The nudibranch Chromodris quadricolor preys upon L. magnifica. Mebs (1985) raised the possibility that latrunculin derived from the sponge might protect its nudibranch predator from predation by fish. He demonstrated that spots of extracts made from L. magnifica, C. quadricolor, and nudibranch mucus appear in thin layer chromatography (TLC) to have the same retention time (Rf) as latrunculin B (although with TLC one cannot differentiate latrunculin A from B). More conclusive evidence has not yet been provided. Other studies have also exhibited the presence of the same secondary metabolites in various sponge species and their nudibranch predators (e.g., Faulkner and Ghiselin, 1983; Rogers and Paul, 1991; Gavagnin et al., 1992). Because L. magnifica contains both latrunculin A and B, we may ask: (1) Are these compounds distributed among sponges in geographically distinct populations, and can the compounds be used as chemotaxonomical markers to distinguish between populations? (2) What kind of compounds are unambiguously present within the nudibranchs, and do they follow the geographical distribution pattern exhibited by the sponges?

Materials and Methods

Sponge collection

The study area was in the northern Red Sea. Most of the samples were collected in the vicinity of the Interuniversity Institute, Marine Biological Laboratory, Eilat, located at the northern end of the Gulf of Eilat. Additional samples were collected along the Sinai Peninsula: along the Gulf of Eilat, in the vicinity of the Tiran straits, and at several locations in the Gulf of Suez. One collection is from the Central Red Sea (27 [degrees] 44 [minutes] N, 34 [degrees] 07 [minutes] E), one from the South Red Sea (Dahlak Island), and one from the Gulf of Aden - Indian Ocean (Djibouti).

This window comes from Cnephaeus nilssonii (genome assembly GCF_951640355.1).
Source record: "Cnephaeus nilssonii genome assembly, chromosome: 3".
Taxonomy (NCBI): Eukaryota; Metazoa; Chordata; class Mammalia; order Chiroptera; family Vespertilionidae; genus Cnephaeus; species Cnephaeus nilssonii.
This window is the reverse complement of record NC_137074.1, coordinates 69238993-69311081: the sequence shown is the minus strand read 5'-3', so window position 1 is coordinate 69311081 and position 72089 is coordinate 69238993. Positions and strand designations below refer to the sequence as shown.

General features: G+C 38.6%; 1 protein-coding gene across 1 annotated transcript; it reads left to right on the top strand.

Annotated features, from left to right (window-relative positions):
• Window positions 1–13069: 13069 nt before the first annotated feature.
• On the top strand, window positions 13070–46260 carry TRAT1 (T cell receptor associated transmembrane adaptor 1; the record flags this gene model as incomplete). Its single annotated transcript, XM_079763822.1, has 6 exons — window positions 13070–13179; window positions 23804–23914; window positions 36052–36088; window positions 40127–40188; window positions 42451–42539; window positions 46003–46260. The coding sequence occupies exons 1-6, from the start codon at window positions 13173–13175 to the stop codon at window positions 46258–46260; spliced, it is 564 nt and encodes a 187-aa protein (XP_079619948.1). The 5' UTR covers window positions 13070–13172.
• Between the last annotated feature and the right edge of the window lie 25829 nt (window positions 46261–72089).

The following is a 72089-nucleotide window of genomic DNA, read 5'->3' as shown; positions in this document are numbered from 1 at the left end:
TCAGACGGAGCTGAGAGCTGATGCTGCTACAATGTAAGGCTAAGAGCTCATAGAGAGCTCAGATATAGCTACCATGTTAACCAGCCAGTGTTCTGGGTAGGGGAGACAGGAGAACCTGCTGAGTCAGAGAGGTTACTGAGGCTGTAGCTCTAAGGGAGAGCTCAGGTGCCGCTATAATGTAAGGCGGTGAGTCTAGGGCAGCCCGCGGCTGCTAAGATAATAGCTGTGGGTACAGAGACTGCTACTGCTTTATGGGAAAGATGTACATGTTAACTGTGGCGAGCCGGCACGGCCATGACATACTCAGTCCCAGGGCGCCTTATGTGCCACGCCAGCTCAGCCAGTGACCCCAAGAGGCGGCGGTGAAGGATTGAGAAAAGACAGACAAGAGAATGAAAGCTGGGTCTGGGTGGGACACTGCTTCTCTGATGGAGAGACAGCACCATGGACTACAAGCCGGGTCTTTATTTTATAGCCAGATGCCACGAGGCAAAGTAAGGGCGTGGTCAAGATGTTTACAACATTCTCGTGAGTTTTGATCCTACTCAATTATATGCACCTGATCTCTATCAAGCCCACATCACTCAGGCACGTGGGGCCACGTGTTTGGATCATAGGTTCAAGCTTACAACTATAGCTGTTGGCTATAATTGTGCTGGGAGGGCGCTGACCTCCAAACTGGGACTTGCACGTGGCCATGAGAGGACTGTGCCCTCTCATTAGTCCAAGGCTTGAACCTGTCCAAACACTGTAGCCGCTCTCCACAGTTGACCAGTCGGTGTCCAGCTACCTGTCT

On average three sponges were collected each month in the northern Red Sea, but occasionally (once or twice a year) oocytes and embryos were sought in cuts made in tens to hundreds of sponges during their collection for chemical studies in other locations in the Red Sea.

Anatomical studies

Samples of tissue were fixed each month either in preparation for electron (EM) or light (LM) microscopy. The fixative was 2.5% glutaraldehyde for EM and 4% formalin for LM. Both solutions were buffered in seawater. Preparation for transmission EM and LM included dissolving the siliceous spicules by treatment with hydrofluoric acid for 4-6 h. For scanning EM the procedure included washing, dehydration, critical-point-drying in liquid C[O.sub.2] and coating with gold palladium. A JEOL JSM-840A SEM was used. For transmission EM the samples were postfixed with 1% Os[O.sub.4], dehydrated, embedded, sectioned and stained with acetate and lead citrate. A JEOL 1200-EX TEM was used. Samples for LM were rinsed in 70% ethanol, dehydrated, embedded, sectioned, and stained with hematoxylin and eosin.

Every sponge was examined for reproductive elements. If present, these were measured and the developmental stages determined. The aim was to establish the timing and duration of the reproductive season, whether the species is gonochoric (separate sexes) or a simultaneous hermaphrodite, whether it broods its embryos or sheds gametes to the water, what kind of embryos develop in this species, and what type of cells give rise to the gametes.

Chemical analysis

For this study, sponges were collected from different sites in the North Red Sea (Eilat, Tiran straits, Gulf of Suez), the South Red Sea (Dahalak Archipelago), and the Indian Ocean (Djibouti). Nudibranchs were collected only in Eilat and the Gulf of Suez. The content of latrunculin within the sponges (L. magnifica) and nudibranchs (C quadricolor) was evaluated as follows. Sponges and nudibranchs were freeze-dried and then extracted three times in a mixture of C[H.sub.2]C[l.sub.2]-MeOH (9: 1, v:v). The solvent was then removed under vacuum, and the residue of each extract was separated into three fractions by vacuum chromatography through a short silica gel column, with C[H.sub.2]C[l.sub.2], 2% MeOH-C[H.sub.2][l.sub.2], and 10% MeOH-C[H.sub.2]C[l.sub.2], as eluant. The solvent was removed from each fraction under vacuum. The fractions obtained from nudibranch extracts were compared by TLC and 1H and 13C NMR (Nuclear Magnetic Resonance) with authentic samples of latrunculins and with extracts of the sponge.